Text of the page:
Jennifer Carlos, a 34-year-old Indian-origin photographer based in Paris, France, was visiting her family in the southern Indian city of Pondicherry last September, when she found herself drawn to the city’s transgender community. Every time she’d step out, she’d come across one of them, either begging on the streets or blessing passersby with the hope of getting some loose change.
“Ever since I was a child, I have been fascinated by the beauty and courage of the people of this community, who manage to exist in one of the most patriarchal and conservative societies of the world,” Carlos told VICE. Though Carlos had only planned to stay in India for a month, her fleeting interactions with the community struck a chord in her, and she decided instead to immerse herself in their community for six months. “I wanted to see how they lived their daily lives in this patriarchal society.”
The result is Daughters of God, a stunning photo project that chronicles the daily struggles, complexities and resilient spirit of the Thirunangais, the term used to refer to trans women in the state of Tamil Nadu.
“The Thirunangais, who were wrongly assigned the masculine gender at birth, are also called ‘Hijras’ in the northern parts of the country,” said Carlos. “This term is in reference to Bahuchara Mata, the goddess of fertility and chastity, of whom they are the descendants, according to the Hindu tradition.”
For her project, Carlos worked along with a translator named Usha, as well as researchers and a lawyer who could help her verify information. As a woman of Indian-origin, she was also able to understand Tamil, which she used to communicate with the community in the absence of the translator. Through her research, Carlos realised that while the Hijra community in northern India is often treated with respect and even invited to birthdays and weddings to shower blessings, the Thirunangais remained marginalised in every way. “None of the women in the community I lived with have gone to weddings or birth ceremonies, but instead give blessings in the streets in exchange for a few rupees,” she said. “I got the feeling that they are more feared than respected. They are all qualified, but cannot find a job because no one wants to offer them an opportunity.”
To truly immerse herself into the community, Carlos closely followed several trans women. Eight of them, named Savitha, Sangeena, Sathana, Geetha, Rossi, Marthula, Srija and Pappima, played a major role in her project.
“When I started to follow the community, I noticed the incredible and combative journey that these women had,” she said. “Most of them were raped and abused by their parents or teachers, who tried to ‘put them back on their right path.’ So, they left their families in order to find freedom and embrace their identity.”
Rejected by their families, mutilated, battered, raped, and excluded from employment, the eight women that Carlos shadowed were forced to survive through begging and sex work. However, along the way, they also found solidarity through a community that united them. “This community holds a paradoxical position in the south of India. They are celebrated by the Hindu religion, which ascribes them powers of blessing, healing, and fertility, while still being rejected and denigrated by society,” she said. The more time she spent within the community, the closer she got to these women, establishing a bond that made them candidly open up about their struggles.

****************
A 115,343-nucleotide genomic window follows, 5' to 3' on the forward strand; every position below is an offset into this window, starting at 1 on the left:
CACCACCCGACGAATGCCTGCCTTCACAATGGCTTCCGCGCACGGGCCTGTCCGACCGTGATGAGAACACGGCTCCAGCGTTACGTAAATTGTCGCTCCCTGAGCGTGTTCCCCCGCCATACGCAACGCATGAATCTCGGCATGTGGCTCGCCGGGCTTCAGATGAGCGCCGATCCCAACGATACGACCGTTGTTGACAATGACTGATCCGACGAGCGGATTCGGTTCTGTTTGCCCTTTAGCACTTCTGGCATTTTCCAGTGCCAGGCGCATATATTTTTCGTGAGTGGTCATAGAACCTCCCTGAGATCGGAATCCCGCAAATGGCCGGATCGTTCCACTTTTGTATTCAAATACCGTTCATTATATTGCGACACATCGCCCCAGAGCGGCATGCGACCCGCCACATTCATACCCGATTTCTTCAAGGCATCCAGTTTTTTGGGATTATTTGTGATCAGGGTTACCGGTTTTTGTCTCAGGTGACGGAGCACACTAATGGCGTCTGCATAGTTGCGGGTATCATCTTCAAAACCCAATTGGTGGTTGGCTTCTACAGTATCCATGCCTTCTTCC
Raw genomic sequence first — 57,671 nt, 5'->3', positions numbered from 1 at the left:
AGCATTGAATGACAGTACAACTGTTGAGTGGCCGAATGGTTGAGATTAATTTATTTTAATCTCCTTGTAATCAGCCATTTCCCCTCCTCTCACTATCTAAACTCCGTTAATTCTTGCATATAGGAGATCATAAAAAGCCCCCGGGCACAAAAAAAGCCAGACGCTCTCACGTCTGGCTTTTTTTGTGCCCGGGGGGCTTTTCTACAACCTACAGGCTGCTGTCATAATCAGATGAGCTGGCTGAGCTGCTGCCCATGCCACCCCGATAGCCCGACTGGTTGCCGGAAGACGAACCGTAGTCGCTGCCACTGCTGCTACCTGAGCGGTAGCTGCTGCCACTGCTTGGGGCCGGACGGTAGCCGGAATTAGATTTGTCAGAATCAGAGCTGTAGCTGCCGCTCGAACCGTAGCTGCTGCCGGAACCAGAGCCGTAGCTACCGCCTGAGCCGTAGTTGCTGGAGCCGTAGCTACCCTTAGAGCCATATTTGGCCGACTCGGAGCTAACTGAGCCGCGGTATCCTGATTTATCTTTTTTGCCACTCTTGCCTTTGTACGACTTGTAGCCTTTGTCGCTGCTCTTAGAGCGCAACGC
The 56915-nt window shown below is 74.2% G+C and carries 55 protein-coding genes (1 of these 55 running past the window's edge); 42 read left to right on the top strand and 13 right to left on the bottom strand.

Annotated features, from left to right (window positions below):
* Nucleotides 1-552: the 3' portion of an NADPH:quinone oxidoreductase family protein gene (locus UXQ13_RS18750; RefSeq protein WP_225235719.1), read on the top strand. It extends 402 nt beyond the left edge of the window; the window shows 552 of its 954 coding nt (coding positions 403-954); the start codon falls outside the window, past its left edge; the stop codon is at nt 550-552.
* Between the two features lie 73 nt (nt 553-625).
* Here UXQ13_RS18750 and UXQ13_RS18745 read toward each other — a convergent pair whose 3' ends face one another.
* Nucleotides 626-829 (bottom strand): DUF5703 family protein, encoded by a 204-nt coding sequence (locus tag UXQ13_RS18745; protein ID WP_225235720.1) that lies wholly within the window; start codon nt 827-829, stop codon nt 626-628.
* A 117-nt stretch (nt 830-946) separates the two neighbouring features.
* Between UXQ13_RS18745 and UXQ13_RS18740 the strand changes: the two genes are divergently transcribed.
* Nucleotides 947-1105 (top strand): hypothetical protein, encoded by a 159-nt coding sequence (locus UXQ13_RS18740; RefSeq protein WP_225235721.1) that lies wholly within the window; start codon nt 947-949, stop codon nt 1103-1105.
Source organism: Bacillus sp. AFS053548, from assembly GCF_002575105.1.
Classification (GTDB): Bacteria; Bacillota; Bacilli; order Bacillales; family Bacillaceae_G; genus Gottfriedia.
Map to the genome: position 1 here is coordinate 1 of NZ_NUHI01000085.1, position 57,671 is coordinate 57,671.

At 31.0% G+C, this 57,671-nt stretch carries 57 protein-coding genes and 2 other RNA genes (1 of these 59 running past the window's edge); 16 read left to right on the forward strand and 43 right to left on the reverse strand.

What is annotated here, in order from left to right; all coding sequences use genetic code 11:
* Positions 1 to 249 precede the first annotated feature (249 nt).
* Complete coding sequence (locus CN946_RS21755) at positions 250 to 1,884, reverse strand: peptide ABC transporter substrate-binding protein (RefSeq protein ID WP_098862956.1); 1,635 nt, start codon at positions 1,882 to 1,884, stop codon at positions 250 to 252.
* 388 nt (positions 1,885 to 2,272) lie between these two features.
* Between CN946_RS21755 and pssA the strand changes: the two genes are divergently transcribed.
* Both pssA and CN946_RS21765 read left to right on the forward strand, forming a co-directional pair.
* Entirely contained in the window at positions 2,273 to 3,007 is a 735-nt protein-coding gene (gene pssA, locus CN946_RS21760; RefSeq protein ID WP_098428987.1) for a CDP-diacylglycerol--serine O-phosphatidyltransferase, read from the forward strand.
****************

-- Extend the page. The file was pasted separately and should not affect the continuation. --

“The Indian society believes that a person must marry and have children, and this is considered the only possible avenue of self-fulfillment. The society violently rejects people who don’t follow this pattern. As a result, they are marginalised throughout their lives, experience rejection and significant trauma, but also become incredibly resilient. They are on an ongoing quest for their identity, and have hope for a better life.”
One of the most intense aspects of this photo project for Carlos was capturing the intimate moments between these women in their sex work and their clients. “This really allowed these women to drop the mask and open up without any filter,” she said.
But perhaps the most powerful moments from Carlos’s six-month stint was a tender moment she shared with Savitha, with whom she had forged a friendship. This happened when she captured her on her bed.
“Savitha spends most of her time on the streets, begging during the day and working as a [sex worker] at night,” she said. “Being out on the streets is a daily struggle. But in that moment, when we were alone in her room, I noticed how peaceful she looked. She was completely de-stressed, as if returning to her refuge. She welcomed me into her room, closed the door, stripped and posed for me, almost like she was a living painting. It was a magical moment where it felt like time stood still.”
Carlos’s aim as a photographer was always to capture her subjects in close proximity. But by immersing herself into this community, she zooms in on a raw reality that she hopes can spark discussions on what it’s like to live on the fringes of society.
“I want my project to be able to give a voice and a face to this community, make us question our own identity construction, and stop passing judgment on gender norms.”
Check out these powerful photos that capture the raw and gritty reality of South India’s transgender community.